Gin review: Roku & Etsu Japanese gins.
The gin world divides itself more or less into two styles which, very approximately are: a) London Dry gin in which juniper is the main flavour and b) New World/New Western gin in which it isn’t – or is at least more restrained. The latter are often more citrus forward in flavour which is fine but it’s the name that troubles me as many gins in this style have little to do with the “New World/West”. Today’s review is a case in point as we examine two very interesting Japanese gins in the lesserly junipered style. At first glance it seems these two gins have a great deal in common but then it get interesting – so let’s get to it!
I’ve been enjoying Roku for some time now so it’s not new to me as is normally the case in my reviews. However it seemed sensible to review it alongside Etsu as they appear to have much in common. Produced by Suntory, a large Japanese producer better known for their whiskey, Roku is a widely available gin due to the owner’s wide distribution network. I like the hexagonal bottle with the images of the botanicals and names in kanji raised from the glass – which also helps give the bottle some grip. It’s really quite elegant for such a mass produced product. The plastic screw top provides a good solid seal but I feel lets the perception down a touch. I’d rather have that than a poorly fitted wood stopper though. The label is simple but classy with the name written in a brushstroke style that fits its heritage very well. There is some information on the botanicals – of which I always approve – on the back label so we know that six Japanese ingredients are used (sakura flower, yuzu peel, sencha tea, sansho pepper, sakura leaf and gyokuru tea) in addition to any “traditional” ones. Indeed the name Roku means 6 in reference to those botanicals. We also see that the gin is bottled (at least in the European market) at a sensible 43%. On the nose Roku gin is fresh and citrusy with a definite whiff of juniper. Tasted with just a little water to open it up Roku delivers a nicely balanced complex flavour. The floral and citrus elements seems spread out before you to taste individually and your attention seems to bounce about between them. At the same time it is soft and subtle with no one flavour too dominant and then has a pleasantly long lingering finish without any overly bitter notes. This is a nicely made gin with some real attention to detail. I particularly enjoy it in a gin and tonic with a relatively straightforward tonic such as Schweppes but find it a little too subtle to shine in most cocktails but then there are plenty of other gins we can use for that. As a mid-priced gin (€28-30 here but often on sale for less) I find it a valuable addition to my gin shelf and score it a respectable:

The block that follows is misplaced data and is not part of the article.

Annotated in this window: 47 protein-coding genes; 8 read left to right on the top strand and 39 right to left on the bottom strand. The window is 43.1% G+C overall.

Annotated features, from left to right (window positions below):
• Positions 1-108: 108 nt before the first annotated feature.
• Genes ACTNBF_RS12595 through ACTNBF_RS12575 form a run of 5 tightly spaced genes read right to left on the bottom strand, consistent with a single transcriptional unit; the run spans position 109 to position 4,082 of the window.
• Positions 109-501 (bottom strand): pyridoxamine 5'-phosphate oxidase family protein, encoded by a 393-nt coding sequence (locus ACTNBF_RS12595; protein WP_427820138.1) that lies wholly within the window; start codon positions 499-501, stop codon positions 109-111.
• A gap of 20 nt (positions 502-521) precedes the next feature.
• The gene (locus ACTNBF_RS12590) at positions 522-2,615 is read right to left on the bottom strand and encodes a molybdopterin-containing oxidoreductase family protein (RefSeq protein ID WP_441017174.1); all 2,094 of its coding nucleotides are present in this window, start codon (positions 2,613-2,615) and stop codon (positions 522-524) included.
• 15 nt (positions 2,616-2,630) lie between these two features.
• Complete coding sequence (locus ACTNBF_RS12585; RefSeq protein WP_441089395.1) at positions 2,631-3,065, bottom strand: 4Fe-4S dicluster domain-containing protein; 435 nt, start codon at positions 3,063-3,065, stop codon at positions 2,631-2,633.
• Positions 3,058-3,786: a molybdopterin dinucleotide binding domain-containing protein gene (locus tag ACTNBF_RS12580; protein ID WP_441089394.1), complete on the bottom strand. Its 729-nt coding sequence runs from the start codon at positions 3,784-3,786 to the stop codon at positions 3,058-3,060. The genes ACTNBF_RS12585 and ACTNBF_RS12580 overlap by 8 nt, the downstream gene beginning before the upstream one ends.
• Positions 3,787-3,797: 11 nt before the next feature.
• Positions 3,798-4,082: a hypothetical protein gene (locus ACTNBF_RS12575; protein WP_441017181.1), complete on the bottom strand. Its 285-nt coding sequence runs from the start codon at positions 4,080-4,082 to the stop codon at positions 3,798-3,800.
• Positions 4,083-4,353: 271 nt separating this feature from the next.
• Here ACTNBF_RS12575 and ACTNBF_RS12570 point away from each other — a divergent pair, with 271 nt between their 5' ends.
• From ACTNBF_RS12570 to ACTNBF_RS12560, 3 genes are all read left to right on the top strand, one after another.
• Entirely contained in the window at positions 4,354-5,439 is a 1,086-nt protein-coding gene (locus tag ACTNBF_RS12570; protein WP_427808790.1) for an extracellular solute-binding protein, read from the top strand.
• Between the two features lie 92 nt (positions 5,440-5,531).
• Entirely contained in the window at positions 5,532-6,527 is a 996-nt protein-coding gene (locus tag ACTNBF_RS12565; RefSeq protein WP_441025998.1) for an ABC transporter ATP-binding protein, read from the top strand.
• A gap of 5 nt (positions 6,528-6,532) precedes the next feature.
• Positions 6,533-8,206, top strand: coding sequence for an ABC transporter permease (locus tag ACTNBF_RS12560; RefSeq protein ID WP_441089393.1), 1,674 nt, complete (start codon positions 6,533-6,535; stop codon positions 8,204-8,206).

As far as I can tell Etsu – which means “pleasure” – is a relative newcomer to the fabulous world of gin. While being Japanese, having some common botanicals, 43% alcohol and having a name with four letters ending in “e”, I was expecting something fairly similar to Roku but it turns out I was in for a surprise. But first: Etsu comes in a squat cylindrical bottle which at first glance looks like one of those 500ml bottles yet due to its width is in fact a full 700ml. The closure is a beautiful cobalt blue synthetic stopper with a wooden top which has a gold “coin” sunk into it (not very visible in the photo: my bad). Likewise the label looks pretty classy in the same striking blue tone with some gold highlights. While Roku is made by the gigantic Suntory company it appears that Etsu is a much smaller affair made on the northern Japanese island of Hokkaido and imported into Europe by the relatively new and small BBC Wines & Spirits in France so it is certainly trickier to find than Roku. I sniffed quite a bit more juniper than I expected for a Japanese gin but it was when I tasted it that I was really surprised. The botanicals – again fairly traditional but including bitter green orange peel, sansho, yuzu and licorice – gel into one lovely united front on your palate combining seamlessly into a wonderful pepperiness that reminds me a little of a high quality tequila. And that pepper element seemingly contains the floral and citric notes in a kind of zen-like one-ness as if the flavours are somehow bonded together. It’s not subtle and nuanced like Roku but the polar opposite: concentrated vs diffuse, punchy vs smooth. It takes quite some skill – and the practiced use of flavour fixatives like angelica and orris root – to pull this stunt off. While it makes a great, if unsubtle, gin and tonic it also plays well in cocktails with the peppery edge coming though nicely in a Gimlet or Southside. While a little deeper into the higher-middle price range (around here €32-35) it’s a gin well worth seeking out especially for those who enjoy a very good tequila. I love it: